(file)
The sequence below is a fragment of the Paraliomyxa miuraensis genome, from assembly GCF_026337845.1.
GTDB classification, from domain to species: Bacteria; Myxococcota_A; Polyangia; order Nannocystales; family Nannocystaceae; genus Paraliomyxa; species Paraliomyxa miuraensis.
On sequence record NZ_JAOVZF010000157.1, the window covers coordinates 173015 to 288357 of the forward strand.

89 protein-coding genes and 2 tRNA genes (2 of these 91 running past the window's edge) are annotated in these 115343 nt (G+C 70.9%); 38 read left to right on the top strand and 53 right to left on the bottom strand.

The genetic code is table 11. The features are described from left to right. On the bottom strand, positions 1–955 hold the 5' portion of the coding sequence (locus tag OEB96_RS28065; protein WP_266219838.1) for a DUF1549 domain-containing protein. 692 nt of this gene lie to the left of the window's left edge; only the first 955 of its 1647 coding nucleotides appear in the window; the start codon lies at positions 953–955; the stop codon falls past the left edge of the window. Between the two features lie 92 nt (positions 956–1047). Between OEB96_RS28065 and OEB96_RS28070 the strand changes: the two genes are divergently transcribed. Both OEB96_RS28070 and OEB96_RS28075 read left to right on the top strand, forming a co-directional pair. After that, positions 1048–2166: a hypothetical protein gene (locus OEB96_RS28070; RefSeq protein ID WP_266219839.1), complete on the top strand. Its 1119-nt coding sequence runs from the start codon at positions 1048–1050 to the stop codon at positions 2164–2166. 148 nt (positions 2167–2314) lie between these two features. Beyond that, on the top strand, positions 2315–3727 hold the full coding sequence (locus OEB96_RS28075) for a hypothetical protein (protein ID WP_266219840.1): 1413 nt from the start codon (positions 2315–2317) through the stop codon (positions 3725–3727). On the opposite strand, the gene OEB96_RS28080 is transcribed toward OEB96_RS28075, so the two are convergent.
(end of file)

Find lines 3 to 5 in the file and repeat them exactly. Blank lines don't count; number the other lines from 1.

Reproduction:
On sequence record NZ_JAOVZF010000157.1, the window covers coordinates 173015 to 288357 of the forward strand.

89 protein-coding genes and 2 tRNA genes (2 of these 91 running past the window's edge) are annotated in these 115343 nt (G+C 70.9%); 38 read left to right on the top strand and 53 right to left on the bottom strand.

The genetic code is table 11. The features are described from left to right. On the bottom strand, positions 1–955 hold the 5' portion of the coding sequence (locus tag OEB96_RS28065; protein WP_266219838.1) for a DUF1549 domain-containing protein. 692 nt of this gene lie to the left of the window's left edge; only the first 955 of its 1647 coding nucleotides appear in the window; the start codon lies at positions 953–955; the stop codon falls past the left edge of the window. Between the two features lie 92 nt (positions 956–1047). Between OEB96_RS28065 and OEB96_RS28070 the strand changes: the two genes are divergently transcribed. Both OEB96_RS28070 and OEB96_RS28075 read left to right on the top strand, forming a co-directional pair. After that, positions 1048–2166: a hypothetical protein gene (locus OEB96_RS28070; RefSeq protein ID WP_266219839.1), complete on the top strand. Its 1119-nt coding sequence runs from the start codon at positions 1048–1050 to the stop codon at positions 2164–2166. 148 nt (positions 2167–2314) lie between these two features. Beyond that, on the top strand, positions 2315–3727 hold the full coding sequence (locus OEB96_RS28075) for a hypothetical protein (protein ID WP_266219840.1): 1413 nt from the start codon (positions 2315–2317) through the stop codon (positions 3725–3727). On the opposite strand, the gene OEB96_RS28080 is transcribed toward OEB96_RS28075, so the two are convergent.